Church of Jesus Christ of Latter-day Saints releases statement on COVID-19 vaccines

President Russell M. Nelson receives the first dose of a COVID-19 vaccine on Tuesday, January 19, 2021, in Salt Lake City.

SALT LAKE CITY — Eight of the top leaders of The Church of Jesus Christ of Latter-day Saints received the first dose of a COVID-19 vaccine as the church issued a statement in support of the worldwide vaccination effort.

According to The Church, the immunizations were administered Tuesday morning to the Church’s leaders that are over the age of 70.

Eight senior leaders of The Church of Jesus Christ of Latter-day Saints received the first dose of a COVID-19 vaccine Tuesday morning in Salt Lake City. These leaders qualify for the vaccine in Utah because they are over the age of 70. Health care workers, first responders and other high-priority recipients in the state had the opportunity to be vaccinated in recent weeks. Pictured here are President Russell M. Nelson and his wife, Wendy, and President Dallin H. Oaks and his wife, Kristen.

All three members of the First Presidency and five members of the Quorum of the Twelve Apostles and most of their spouses received the vaccine. That includes President Russell M. Nelson and his wife, Wendy; President Dallin H. Oaks and his wife, Kristen; President Henry B. Eyring; President M. Russell Ballard; Elder Jeffrey R. Holland and his wife, Patricia; Elder Dieter F. Uchtdorf and his wife, Harriet; Elder Quentin L. Cook and his wife, Mary; and Elder D. Todd Christofferson and his wife, Kathy.

The First Presidency has also released a statement on vaccinations and immunization against preventable diseases. It stated: “In word and deed, The Church of Jesus Christ of Latter-day Saints has supported vaccinations for generations. As a prominent component of our humanitarian efforts, the Church has funded, distributed and administered life-saving vaccines throughout the world. Vaccinations have helped curb or eliminate devastating communicable diseases, such as polio, diphtheria, tetanus, smallpox and measles. Vaccinations administered by competent medical professionals protect health and preserve life.”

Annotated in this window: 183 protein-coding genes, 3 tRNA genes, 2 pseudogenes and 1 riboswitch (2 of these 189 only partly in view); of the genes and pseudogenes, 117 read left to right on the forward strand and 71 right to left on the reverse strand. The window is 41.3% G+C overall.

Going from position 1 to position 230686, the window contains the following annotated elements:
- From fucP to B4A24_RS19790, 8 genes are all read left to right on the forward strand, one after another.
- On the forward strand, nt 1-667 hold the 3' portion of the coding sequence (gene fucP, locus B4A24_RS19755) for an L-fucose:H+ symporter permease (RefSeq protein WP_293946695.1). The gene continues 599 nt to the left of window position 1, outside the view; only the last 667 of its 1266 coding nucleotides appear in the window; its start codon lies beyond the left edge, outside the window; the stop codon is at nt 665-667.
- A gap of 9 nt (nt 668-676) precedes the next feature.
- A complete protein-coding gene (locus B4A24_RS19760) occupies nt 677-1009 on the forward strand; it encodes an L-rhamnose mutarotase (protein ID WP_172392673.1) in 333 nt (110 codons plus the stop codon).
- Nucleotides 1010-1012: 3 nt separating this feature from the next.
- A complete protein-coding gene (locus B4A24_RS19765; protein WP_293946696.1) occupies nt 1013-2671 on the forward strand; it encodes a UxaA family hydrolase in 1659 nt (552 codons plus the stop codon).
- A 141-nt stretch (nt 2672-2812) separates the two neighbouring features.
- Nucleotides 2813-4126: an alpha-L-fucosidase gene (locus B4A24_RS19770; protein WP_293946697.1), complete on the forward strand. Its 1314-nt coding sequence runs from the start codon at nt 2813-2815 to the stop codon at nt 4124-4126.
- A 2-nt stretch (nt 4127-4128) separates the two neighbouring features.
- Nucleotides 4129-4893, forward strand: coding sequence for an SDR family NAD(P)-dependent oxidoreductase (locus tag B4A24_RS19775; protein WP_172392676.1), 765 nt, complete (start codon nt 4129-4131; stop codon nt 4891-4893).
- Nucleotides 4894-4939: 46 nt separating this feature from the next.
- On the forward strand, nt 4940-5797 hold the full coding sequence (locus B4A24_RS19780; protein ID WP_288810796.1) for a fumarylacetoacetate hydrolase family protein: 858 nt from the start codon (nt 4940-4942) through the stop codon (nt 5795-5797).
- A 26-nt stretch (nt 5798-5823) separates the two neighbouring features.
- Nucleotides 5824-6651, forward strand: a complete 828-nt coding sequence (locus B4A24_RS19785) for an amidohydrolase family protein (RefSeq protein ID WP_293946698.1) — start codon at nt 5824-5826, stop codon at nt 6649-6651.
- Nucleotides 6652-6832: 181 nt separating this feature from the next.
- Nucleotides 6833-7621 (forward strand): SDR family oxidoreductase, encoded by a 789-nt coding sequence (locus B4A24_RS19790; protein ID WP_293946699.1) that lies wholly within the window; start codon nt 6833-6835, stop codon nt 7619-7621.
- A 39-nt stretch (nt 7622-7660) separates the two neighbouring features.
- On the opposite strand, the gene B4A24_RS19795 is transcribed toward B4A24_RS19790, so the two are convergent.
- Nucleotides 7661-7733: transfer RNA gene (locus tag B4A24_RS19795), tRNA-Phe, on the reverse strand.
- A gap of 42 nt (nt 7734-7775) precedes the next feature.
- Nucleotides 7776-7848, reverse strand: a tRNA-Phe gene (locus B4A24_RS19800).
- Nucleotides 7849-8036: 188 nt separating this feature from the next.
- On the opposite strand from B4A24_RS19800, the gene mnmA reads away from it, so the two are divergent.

In March 2020 as the pandemic spread across the world, the Church canceled meetings, closed temples, and restricted other activities.

The statement concluded: “Now, COVID-19 vaccines that many have worked, prayed, and fasted for are being developed, and some are being provided…As appropriate opportunities become available, the Church urges its members, employees and missionaries to be good global citizens and help quell the pandemic by safeguarding themselves and others through immunization.

Individuals are responsible to make their own decisions about vaccination. In making that determination, we recommend that, where possible, they counsel with a competent medical professional about their personal circumstances and needs.”

The Bear River Health Department reports vaccines are being offered to healthcare providers, first responders, K-12 teachers and staff, and individuals 70 years of age and older. They indicate that demand for vaccine still outpaces supply.


will@cvradio.com

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